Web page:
Run to the hills:
  • I recorded my latest podcast last night, so check it out. Figured out what was causing the mix problems, so it should sound a lot better now. UPDATE: Apparently, there's a problem with the file and folks, including me, haven't been able to download it. I am consulting with the good folks at Podshow to find out what the dealio, so I will let you know when I find out anything. UPDATE OF UPDATE: Apparently there was an eff-up with Podshow's domain name being allowed to expire, so all Podshow podcasts were unavailable Sunday and Monday. But all is working now. The end.
  • Some folks have been printing up t-shirts hyping a Jon Stewart/Stephen Colbert presidential ticket in 2008. Stewart downplayed it, and really, who would make fun of the White House if he was in there?
  • CBGB's is closing after 33 years as a historic punk venue in NYC. Patti Smith is playing the final show next Sunday night. Owner Hilly Kristal may be moving the club to Vegas, of all places.
  • I was shocked to see the Detroit Tigers upset the Yankees over the weekend. Never saw that coming. Damn. So...go Tigers!

Thursday, October 05, 2006

Stuck Between Stations

I admit it, I've been slacking off. No excuses.

So I'm nearly two weeks away from the Chicago Marathon. My back's doing a lot better than it was a few weekends ago, but I'm still a little sore. I was especially bummed last Sunday when my planned 20-mile run didn't happen because it was just pouring out. I made it about a mile out when the skies opened up and I was soaked to the bone. Unfortunately, I had a tight window to run in and of course, three hours later, the sun came out. I got up early on Monday morning and managed to get 12 in before work, which is better than nothing, I guess. My training plan had me doing four 20-milers, but I've only done one: one of the weeks I was in Florida and only did 10, another week was the day I hurt my back and I did 18, and last week I did 12. I'm planning to do 15 this weekend just to get another quality long run in.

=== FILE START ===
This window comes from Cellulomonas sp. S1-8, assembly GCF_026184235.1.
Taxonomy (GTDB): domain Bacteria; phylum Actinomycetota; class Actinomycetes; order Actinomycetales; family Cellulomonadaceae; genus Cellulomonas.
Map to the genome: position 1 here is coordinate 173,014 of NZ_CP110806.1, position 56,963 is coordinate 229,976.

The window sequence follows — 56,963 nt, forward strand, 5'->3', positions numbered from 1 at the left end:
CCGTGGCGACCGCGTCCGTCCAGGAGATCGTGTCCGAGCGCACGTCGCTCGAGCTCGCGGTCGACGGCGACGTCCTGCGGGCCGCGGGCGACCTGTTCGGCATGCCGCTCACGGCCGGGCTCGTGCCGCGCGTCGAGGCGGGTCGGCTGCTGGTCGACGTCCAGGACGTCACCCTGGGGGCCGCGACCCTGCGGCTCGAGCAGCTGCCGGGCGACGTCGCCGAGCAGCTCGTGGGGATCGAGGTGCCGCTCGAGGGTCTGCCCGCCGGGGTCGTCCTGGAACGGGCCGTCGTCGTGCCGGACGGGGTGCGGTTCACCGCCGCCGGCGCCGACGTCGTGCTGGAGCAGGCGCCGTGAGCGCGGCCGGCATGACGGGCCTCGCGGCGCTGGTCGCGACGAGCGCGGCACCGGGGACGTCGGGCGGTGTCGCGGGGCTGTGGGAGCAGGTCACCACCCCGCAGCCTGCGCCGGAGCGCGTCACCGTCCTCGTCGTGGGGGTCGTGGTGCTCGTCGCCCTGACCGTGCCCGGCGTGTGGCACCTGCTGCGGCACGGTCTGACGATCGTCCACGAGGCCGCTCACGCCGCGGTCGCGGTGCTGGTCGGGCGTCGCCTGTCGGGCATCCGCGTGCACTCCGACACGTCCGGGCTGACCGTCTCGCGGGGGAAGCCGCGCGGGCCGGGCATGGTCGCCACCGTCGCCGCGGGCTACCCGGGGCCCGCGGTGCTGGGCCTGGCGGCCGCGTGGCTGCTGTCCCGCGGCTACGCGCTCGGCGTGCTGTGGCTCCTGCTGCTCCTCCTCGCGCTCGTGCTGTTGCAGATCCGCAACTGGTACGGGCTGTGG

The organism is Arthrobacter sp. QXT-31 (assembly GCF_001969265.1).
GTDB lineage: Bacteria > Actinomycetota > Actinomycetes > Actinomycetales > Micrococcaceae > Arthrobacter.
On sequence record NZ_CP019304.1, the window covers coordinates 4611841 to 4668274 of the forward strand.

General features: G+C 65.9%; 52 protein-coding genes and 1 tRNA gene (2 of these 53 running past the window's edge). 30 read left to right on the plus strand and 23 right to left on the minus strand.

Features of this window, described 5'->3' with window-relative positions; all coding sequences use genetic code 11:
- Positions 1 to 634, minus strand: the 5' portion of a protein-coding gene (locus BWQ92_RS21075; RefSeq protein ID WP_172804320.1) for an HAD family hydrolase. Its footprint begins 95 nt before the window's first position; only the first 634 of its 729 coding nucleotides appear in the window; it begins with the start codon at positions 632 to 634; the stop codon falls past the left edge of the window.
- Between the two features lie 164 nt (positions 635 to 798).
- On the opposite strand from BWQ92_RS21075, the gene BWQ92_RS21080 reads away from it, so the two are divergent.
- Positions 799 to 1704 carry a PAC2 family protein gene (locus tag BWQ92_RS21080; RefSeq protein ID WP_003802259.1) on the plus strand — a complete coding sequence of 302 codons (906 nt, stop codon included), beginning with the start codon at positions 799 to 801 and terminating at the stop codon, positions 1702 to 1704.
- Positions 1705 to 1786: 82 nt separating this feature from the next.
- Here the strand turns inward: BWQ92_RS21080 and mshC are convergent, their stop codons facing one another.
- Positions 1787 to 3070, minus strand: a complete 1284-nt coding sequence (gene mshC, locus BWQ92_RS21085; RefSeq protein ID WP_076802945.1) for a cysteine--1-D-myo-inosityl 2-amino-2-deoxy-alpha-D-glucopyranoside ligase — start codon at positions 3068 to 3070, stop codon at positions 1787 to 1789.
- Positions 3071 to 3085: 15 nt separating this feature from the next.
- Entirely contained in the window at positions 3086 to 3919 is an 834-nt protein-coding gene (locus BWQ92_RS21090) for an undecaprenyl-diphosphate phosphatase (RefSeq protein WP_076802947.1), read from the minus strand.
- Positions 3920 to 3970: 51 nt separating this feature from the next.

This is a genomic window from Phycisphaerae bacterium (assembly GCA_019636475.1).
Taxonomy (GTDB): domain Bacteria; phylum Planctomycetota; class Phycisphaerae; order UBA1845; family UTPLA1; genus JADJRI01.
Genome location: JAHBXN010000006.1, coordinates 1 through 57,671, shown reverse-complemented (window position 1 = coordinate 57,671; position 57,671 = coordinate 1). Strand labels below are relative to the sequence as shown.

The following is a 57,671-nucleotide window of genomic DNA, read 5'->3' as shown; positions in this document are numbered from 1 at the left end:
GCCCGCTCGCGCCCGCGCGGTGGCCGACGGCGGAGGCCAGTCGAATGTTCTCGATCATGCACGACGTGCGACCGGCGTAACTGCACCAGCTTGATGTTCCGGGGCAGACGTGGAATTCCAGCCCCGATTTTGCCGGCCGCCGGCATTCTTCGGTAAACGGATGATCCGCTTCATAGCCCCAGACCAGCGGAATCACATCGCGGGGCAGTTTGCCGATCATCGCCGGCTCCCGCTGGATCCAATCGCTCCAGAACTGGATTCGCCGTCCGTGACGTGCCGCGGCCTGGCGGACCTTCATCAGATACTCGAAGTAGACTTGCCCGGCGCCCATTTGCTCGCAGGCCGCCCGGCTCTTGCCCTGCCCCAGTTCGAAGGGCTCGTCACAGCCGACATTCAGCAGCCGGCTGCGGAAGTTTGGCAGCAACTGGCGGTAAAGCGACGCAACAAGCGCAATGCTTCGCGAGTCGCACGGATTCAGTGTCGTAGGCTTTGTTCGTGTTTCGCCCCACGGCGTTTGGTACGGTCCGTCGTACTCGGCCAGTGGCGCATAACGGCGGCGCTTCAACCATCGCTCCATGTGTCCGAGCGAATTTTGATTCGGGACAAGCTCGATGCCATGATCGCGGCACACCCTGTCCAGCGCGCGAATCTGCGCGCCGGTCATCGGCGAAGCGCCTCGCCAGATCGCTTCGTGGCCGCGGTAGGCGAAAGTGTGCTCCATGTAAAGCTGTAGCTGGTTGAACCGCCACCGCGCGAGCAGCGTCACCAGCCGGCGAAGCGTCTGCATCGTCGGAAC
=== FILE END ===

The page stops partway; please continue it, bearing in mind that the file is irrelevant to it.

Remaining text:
Gimme a C, a bouncy C:
  • Hockey's back! We had our fantasy hockey draft Sunday night. I had to phone in my picks for the first 45 minutes or so, but I think I've got a decent squad. The first games of the season were last night, and the Leafs were terrible, losing 4-1 to Ottawa. Tonight was the second in the home-and-home series between the two teams, and of course, Toronto absolutely shellacked the Sens 6-0. It was like night and day. The Leafs have a lot of rookies in the lineup this year, so things will be interesting. Hopefully they'll gain some confidence from tonight's game.
  • The Jays managed to finish second in the AL East, a game ahead of the Red Sox. It's the first time since Toronto's back to back World Series wins in '92 and '93 that they've finished higher than third. The Yankees look scary in the playoffs with that 1-9 murderers' row they've got (although they lost today), but I'm going to root for the Mets because Carlos Delgado's playing for them. In his first playoff game ever last night, he went 4-5 with a homer.
  • What a strange turn of events in Congress with the whole Mark Foley page scandal. A similar scandal took place 23 years ago, when one of the parties involved was a congressman from Massachusetts. I'd like to say it's shocking, but it's really not. Just sad.
  • Lance Armstrong's gearing up to run the New York Marathon. He hasn't been doing a lot of long runs, but I have a feeling he'll do fine.
  • Usually, I'm suspicious of massive hype about bands. The new Hold Steady album, Boys and Girls in America, has been getting serious praise from all comers (Pitchfork, the NY Times, et al). But damn if it isn't an amazing piece of work. Frontman Craig Finn continues his boozy chronicling of partying youth, backed by a younger version of the E Street Band. I also was psyched to get Sloan's Never Hear the End of It in the mail this week; it's a tremendous, 30-song power pop opus that features contributions from all four band songwriters. It's a crime that these guys don't even have a record deal in the U.S. right now.